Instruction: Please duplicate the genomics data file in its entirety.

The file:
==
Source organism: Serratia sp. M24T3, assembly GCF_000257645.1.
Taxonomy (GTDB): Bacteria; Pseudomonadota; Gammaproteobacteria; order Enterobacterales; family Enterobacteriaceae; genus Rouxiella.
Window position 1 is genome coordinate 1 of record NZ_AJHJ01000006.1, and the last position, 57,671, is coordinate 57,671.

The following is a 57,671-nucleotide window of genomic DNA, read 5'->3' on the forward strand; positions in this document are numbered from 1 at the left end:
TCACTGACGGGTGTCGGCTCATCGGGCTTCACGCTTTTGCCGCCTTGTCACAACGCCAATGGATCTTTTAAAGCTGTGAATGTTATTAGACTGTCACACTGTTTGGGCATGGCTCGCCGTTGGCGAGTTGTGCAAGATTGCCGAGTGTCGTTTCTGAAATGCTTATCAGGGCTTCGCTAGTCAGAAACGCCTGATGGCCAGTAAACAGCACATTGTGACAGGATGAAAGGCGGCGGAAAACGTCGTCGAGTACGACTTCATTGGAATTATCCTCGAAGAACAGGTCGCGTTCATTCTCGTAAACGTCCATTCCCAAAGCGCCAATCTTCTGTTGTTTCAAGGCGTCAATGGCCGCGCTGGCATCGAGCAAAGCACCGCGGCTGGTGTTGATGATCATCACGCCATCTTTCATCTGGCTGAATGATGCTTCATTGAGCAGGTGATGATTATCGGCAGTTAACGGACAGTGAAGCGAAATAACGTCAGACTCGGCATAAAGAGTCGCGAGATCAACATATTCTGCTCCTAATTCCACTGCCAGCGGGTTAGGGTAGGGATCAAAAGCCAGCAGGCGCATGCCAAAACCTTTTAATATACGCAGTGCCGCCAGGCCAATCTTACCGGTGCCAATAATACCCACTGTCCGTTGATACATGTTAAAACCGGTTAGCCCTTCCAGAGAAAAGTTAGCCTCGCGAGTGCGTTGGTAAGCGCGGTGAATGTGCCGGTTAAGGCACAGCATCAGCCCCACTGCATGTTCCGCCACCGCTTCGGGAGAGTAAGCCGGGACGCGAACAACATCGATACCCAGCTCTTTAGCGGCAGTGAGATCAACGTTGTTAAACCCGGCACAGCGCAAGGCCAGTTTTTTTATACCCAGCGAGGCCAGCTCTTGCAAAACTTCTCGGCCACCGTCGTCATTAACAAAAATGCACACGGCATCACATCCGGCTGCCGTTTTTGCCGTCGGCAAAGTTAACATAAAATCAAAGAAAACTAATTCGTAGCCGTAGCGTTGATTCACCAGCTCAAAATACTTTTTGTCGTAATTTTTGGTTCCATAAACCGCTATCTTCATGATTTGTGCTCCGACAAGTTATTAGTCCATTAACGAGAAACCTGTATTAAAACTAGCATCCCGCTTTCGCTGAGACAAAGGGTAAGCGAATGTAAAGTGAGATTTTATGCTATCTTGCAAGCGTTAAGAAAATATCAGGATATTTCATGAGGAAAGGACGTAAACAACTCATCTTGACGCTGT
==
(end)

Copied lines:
Source organism: Serratia sp. M24T3, assembly GCF_000257645.1.
Taxonomy (GTDB): Bacteria; Pseudomonadota; Gammaproteobacteria; order Enterobacterales; family Enterobacteriaceae; genus Rouxiella.
Window position 1 is genome coordinate 1 of record NZ_AJHJ01000006.1, and the last position, 57,671, is coordinate 57,671.

The following is a 57,671-nucleotide window of genomic DNA, read 5'->3' on the forward strand; positions in this document are numbered from 1 at the left end:
TCACTGACGGGTGTCGGCTCATCGGGCTTCACGCTTTTGCCGCCTTGTCACAACGCCAATGGATCTTTTAAAGCTGTGAATGTTATTAGACTGTCACACTGTTTGGGCATGGCTCGCCGTTGGCGAGTTGTGCAAGATTGCCGAGTGTCGTTTCTGAAATGCTTATCAGGGCTTCGCTAGTCAGAAACGCCTGATGGCCAGTAAACAGCACATTGTGACAGGATGAAAGGCGGCGGAAAACGTCGTCGAGTACGACTTCATTGGAATTATCCTCGAAGAACAGGTCGCGTTCATTCTCGTAAACGTCCATTCCCAAAGCGCCAATCTTCTGTTGTTTCAAGGCGTCAATGGCCGCGCTGGCATCGAGCAAAGCACCGCGGCTGGTGTTGATGATCATCACGCCATCTTTCATCTGGCTGAATGATGCTTCATTGAGCAGGTGATGATTATCGGCAGTTAACGGACAGTGAAGCGAAATAACGTCAGACTCGGCATAAAGAGTCGCGAGATCAACATATTCTGCTCCTAATTCCACTGCCAGCGGGTTAGGGTAGGGATCAAAAGCCAGCAGGCGCATGCCAAAACCTTTTAATATACGCAGTGCCGCCAGGCCAATCTTACCGGTGCCAATAATACCCACTGTCCGTTGATACATGTTAAAACCGGTTAGCCCTTCCAGAGAAAAGTTAGCCTCGCGAGTGCGTTGGTAAGCGCGGTGAATGTGCCGGTTAAGGCACAGCATCAGCCCCACTGCATGTTCCGCCACCGCTTCGGGAGAGTAAGCCGGGACGCGAACAACATCGATACCCAGCTCTTTAGCGGCAGTGAGATCAACGTTGTTAAACCCGGCACAGCGCAAGGCCAGTTTTTTTATACCCAGCGAGGCCAGCTCTTGCAAAACTTCTCGGCCACCGTCGTCATTAACAAAAATGCACACGGCATCACATCCGGCTGCCGTTTTTGCCGTCGGCAAAGTTAACATAAAATCAAAGAAAACTAATTCGTAGCCGTAGCGTTGATTCACCAGCTCAAAATACTTTTTGTCGTAATTTTTGGTTCCATAAACCGCTATCTTCATGATTTGTGCTCCGACAAGTTATTAGTCCATTAACGAGAAACCTGTATTAAAACTAGCATCCCGCTTTCGCTGAGACAAAGGGTAAGCGAATGTAAAGTGAGATTTTATGCTATCTTGCAAGCGTTAAGAAAATATCAGGATATTTCATGAGGAAAGGACGTAAACAACTCATCTTGACGCTGT